Murder in the Cathedral- A Tale of Royal Politics

Murder in the Cathedral
Murder in the Cathedral

The famous and one of the highly performed Poetic Dramas, ‘Murder in the Cathedral ‘has earned the Nobel Laureate Thomas Stearne Eliot a lot fame and name. The author was responsible for revival of the ‘Poetic Drama’ after centuries, with this particular work of his. The drama is an excellent take on the political scenario of England. It has also inspired several artists and filmmakers worldwide, to create adaptations of the great drama. The Murder in the Cathedral is inspired by the story of Thomas Beckett, the multi-faceted statesman, who became the Archbishop of the Church. This was the closest one could ever get to the Pope.

Thomas Beckett was born into a poor family, and rose to the status of prominence, thanks to his friendship with King Henry II, as well as his own intelligence. He rose to the ranks quite quickly and soon managed to acquire the position under the Archbishop Theobald. This was instrumental in his career. It was through this position, the political appropriateness, and wit that Beckett possessed, that he got quite close with the King Henry II. This also led to Henry II naming Beckett as the Chancellor, which was one of the highest ranks, in administration of the kingdom.

The friendship or the relationship that the King Henry II and Thomas Beckett shared was not ‘textbook’ stuff- it was something extraordinary, that a King would actually mingle with someone from who was a ‘servant’ of his, technically speaking. This is the era, where the decorum and diplomacy ruled. King Henry II and Beckett’s friendship was beneficial for both of them. Thomas Beckett enjoyed the lavish life, and the pleasures that came along with it. For King Henry II, it was simple-he had found an ally, to make his work easier now. He could reinstate the importance of the King, and completely negate the involvement of the Church. The system dictated that the Church and State are separate. This was the time of great turmoil, when King Henry II was desperately trying to get matters under his control completely.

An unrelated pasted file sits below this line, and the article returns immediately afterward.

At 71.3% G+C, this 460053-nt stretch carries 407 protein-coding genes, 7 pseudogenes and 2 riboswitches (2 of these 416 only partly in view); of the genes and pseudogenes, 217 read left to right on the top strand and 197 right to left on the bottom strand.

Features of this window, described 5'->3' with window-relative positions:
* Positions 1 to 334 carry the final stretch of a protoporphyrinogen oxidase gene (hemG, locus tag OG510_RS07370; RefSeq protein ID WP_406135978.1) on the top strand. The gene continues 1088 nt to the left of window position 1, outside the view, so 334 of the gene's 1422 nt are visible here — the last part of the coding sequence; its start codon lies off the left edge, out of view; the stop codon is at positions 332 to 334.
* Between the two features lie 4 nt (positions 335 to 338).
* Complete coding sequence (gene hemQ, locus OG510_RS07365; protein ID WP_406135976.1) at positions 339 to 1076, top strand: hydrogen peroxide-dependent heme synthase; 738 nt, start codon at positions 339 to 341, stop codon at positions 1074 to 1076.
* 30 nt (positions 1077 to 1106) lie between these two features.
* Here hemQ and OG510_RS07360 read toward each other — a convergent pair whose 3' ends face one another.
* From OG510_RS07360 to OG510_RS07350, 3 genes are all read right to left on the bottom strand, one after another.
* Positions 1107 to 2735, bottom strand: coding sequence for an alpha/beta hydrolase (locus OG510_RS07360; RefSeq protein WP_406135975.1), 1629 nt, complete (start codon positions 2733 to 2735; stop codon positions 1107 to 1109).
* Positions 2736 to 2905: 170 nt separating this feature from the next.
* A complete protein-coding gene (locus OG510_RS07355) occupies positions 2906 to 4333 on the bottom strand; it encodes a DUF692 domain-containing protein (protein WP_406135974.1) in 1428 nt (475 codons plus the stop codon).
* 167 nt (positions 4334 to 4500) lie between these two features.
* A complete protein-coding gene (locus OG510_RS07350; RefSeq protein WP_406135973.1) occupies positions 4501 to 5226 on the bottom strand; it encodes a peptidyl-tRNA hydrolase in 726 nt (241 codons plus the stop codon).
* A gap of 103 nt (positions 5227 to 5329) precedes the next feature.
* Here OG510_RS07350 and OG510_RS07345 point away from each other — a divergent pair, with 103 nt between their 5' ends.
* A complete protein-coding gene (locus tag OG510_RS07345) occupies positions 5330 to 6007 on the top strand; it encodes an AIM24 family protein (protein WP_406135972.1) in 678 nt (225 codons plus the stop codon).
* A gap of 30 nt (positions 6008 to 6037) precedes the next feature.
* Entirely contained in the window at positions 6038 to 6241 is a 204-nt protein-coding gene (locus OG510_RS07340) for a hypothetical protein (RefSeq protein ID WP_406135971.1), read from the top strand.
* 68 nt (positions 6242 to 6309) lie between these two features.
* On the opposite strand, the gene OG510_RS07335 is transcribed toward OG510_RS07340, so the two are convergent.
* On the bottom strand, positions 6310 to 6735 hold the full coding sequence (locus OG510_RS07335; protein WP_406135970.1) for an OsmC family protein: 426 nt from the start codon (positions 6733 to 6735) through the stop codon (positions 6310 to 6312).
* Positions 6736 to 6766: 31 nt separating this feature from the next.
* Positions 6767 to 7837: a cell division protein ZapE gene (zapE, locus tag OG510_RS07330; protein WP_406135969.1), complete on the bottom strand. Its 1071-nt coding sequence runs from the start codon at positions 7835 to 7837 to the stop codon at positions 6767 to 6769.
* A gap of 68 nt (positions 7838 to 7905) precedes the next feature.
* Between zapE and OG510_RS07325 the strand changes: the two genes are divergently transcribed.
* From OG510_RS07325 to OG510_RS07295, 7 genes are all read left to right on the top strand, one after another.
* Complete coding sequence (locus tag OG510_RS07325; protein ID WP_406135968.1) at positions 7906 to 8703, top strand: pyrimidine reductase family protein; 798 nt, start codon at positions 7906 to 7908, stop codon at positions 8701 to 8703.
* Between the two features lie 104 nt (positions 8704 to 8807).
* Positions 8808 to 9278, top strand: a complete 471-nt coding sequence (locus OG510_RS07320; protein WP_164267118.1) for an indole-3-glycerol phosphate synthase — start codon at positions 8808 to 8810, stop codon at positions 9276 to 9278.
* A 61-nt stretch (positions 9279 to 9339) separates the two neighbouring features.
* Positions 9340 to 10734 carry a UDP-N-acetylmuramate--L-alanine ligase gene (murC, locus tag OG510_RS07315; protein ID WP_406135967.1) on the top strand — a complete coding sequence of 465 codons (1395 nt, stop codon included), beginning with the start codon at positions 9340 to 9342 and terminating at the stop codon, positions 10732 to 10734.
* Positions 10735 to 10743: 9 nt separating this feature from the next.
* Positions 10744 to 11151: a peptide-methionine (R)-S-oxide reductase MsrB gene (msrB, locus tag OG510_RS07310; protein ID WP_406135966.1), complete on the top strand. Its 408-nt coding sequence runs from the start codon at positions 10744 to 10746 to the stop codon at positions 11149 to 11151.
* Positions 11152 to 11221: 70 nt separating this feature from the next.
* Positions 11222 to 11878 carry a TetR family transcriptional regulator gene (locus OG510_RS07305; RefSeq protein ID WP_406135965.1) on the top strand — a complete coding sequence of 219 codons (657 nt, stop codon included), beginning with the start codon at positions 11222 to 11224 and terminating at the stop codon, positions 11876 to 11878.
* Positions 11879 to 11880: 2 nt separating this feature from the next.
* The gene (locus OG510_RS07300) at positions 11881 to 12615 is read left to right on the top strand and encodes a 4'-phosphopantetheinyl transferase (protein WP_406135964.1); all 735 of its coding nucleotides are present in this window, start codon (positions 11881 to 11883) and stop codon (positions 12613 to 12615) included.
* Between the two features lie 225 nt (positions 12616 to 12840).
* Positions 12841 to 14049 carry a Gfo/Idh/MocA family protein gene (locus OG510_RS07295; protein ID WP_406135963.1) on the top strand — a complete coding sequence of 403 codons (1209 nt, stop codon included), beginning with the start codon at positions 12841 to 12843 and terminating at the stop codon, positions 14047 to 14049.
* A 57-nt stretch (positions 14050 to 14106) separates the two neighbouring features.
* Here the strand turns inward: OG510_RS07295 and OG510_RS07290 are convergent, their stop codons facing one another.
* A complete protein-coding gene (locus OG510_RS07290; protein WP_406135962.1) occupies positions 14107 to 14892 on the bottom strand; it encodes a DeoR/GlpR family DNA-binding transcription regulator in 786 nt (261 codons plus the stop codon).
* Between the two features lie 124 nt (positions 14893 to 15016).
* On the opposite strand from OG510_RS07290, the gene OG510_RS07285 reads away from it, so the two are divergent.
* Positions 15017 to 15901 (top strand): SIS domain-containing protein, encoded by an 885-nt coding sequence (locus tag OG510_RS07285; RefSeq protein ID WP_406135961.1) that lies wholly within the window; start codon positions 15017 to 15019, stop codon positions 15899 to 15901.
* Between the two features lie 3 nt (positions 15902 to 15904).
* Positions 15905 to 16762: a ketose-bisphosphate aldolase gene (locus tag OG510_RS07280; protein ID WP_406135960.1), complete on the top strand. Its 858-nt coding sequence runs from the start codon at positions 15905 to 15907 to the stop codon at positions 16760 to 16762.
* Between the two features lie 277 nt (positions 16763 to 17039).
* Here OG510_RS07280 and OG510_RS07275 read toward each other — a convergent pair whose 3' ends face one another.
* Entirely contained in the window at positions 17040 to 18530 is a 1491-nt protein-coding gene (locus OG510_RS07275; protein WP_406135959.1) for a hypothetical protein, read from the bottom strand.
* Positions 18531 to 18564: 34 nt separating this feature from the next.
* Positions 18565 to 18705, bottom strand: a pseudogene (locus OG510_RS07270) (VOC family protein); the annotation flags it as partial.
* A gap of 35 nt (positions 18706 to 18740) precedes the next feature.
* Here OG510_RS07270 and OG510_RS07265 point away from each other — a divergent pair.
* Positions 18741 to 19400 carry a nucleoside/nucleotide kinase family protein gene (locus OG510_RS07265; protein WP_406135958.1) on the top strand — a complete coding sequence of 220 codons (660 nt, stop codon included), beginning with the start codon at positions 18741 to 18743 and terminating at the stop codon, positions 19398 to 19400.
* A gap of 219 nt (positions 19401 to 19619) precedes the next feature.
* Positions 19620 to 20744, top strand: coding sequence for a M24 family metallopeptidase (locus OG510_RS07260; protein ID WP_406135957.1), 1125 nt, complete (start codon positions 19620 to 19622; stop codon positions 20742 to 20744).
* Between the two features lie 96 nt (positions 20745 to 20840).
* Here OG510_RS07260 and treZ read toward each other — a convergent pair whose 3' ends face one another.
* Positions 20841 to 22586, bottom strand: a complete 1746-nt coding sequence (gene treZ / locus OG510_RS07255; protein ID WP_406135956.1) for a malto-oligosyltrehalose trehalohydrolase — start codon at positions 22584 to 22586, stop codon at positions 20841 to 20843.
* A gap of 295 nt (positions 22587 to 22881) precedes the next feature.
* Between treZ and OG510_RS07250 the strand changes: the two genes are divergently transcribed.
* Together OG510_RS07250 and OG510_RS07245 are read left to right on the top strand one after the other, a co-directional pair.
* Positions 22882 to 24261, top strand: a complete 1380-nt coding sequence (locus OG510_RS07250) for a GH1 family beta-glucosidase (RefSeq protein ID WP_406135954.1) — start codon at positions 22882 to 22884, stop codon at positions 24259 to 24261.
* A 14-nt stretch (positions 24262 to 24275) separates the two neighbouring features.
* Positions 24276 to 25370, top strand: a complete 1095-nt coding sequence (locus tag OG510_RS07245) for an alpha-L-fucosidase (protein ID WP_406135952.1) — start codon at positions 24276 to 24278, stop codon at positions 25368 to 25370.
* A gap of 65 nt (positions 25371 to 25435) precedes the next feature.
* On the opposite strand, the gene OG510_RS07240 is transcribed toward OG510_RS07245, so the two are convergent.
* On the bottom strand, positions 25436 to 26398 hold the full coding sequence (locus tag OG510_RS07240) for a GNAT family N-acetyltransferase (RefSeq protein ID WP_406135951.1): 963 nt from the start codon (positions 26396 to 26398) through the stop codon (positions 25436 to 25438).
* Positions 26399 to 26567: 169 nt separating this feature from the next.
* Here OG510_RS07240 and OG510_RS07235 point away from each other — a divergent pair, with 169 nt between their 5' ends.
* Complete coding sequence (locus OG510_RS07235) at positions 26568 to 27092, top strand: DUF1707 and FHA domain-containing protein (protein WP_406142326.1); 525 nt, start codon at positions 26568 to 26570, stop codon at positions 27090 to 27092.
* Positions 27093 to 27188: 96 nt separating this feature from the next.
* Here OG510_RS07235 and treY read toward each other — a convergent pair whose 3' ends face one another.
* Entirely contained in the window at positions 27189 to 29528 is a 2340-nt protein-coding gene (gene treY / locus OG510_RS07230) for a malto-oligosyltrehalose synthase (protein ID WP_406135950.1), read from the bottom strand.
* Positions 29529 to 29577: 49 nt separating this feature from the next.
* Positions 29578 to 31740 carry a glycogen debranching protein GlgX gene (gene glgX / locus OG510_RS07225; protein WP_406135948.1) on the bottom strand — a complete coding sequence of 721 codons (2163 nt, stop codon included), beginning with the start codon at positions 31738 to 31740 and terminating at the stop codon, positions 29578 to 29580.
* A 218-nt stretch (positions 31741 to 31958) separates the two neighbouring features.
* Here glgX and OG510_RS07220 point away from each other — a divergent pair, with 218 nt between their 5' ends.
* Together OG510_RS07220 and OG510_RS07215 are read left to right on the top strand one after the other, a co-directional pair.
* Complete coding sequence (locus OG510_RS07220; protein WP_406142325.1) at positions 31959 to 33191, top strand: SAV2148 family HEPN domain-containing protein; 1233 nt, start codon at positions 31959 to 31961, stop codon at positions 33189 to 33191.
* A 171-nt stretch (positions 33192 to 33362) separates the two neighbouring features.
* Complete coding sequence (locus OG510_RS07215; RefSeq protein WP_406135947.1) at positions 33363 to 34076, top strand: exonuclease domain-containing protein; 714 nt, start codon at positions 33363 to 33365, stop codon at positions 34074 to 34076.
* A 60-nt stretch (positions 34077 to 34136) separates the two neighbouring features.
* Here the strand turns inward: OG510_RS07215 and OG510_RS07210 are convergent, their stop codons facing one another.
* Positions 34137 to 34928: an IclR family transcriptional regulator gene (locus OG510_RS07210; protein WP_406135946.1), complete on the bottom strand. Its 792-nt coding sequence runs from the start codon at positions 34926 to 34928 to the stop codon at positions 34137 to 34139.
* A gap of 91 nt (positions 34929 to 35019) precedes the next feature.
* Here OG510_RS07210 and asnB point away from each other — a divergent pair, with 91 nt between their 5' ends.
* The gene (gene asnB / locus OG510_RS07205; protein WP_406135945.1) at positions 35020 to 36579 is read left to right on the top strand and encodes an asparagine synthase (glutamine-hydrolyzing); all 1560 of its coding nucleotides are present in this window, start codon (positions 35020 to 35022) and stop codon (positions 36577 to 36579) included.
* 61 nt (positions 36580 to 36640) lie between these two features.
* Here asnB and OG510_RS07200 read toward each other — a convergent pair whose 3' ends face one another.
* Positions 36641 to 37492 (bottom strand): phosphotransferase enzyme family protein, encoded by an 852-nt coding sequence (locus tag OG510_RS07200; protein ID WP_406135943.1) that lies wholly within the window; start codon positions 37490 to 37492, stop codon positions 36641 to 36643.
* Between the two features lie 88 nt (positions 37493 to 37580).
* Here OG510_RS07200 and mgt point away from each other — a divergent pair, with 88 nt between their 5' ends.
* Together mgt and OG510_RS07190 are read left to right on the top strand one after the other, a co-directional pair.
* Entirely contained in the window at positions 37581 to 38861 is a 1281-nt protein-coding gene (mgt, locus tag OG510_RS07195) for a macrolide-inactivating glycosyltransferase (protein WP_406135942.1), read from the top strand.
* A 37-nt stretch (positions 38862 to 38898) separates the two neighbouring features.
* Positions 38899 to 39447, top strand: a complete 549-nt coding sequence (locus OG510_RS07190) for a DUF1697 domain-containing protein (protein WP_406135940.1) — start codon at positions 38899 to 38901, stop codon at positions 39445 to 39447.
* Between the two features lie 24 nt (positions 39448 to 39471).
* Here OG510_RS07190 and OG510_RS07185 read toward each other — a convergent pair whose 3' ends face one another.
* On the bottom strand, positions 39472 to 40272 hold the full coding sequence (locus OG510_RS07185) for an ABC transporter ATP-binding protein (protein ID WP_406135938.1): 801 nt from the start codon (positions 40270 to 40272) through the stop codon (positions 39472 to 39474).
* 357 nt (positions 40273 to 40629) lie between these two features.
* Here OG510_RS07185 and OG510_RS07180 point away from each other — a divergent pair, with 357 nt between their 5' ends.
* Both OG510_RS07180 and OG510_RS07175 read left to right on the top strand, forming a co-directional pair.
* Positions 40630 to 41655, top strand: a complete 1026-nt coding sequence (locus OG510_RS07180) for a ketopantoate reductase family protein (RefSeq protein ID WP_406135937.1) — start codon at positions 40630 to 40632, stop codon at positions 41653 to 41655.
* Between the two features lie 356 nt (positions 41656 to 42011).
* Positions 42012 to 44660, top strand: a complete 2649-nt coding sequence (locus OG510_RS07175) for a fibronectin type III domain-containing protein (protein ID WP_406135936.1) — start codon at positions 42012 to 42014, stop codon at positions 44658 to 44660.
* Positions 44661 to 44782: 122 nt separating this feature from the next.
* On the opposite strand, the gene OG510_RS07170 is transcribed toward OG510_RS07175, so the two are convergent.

Things took a drastic turn, maybe for good or for worse, when the Archbishop Theobald died. King Henry II, just like a perfect ‘King’, or a ‘diplomat’, saw a window of opportunity here. He named Thomas Beckett the Archbishop. Now, the King could easily have a significant dominance over the Church as well, which functioned with autonomy. The team of Beckett and King would now be invincible, and King would take the absolute charge over the country.

But of course, things don’t turn out that way, fortunately. Beckett, perhaps, has a realization of things going awry, and out of sheer dedication towards the Church and his position as the Archbishop, he resigned from the Chancellorship. As and when he started to get to know about the role of Archbishop, it seemed as if he realized his folly. He started to oppose the King Henry II, which was obviously a shock for him. A battle ensued, and as always, the power was triumphant. Beckett fled England, and was on an exile to France.

Upon his return, he faced the danger of being killed, and he was quite aware of this peril. Enter the ‘temptresses’ or the Knights, who tempted him with almost everything possible- but Beckett refused to budge. Soon, he was killed in the Cathedral, by the four Knights. The Cathedral now became a place of pilgrimage, and Thomas Beckett was pronounced as a Saint. King Henry II eventually did take it upon himself. He agreed that ‘his words did inspire’ the actions of the Knights.

The entire incident has a myth-like feel to it, and Eliot has done complete justice to it, one can say. He added the usage of chorus, in the classic Greek manner, which adds to this mythical feel. The characters in the poetic drama represent the moral judgement and the stance, woven in an absolute intricate manner. This leaves the audience in an emotional frenzy. The sheer delicacy of the highly controversial matter is handled by Eliot very tastefully, which is something only he can achieve.


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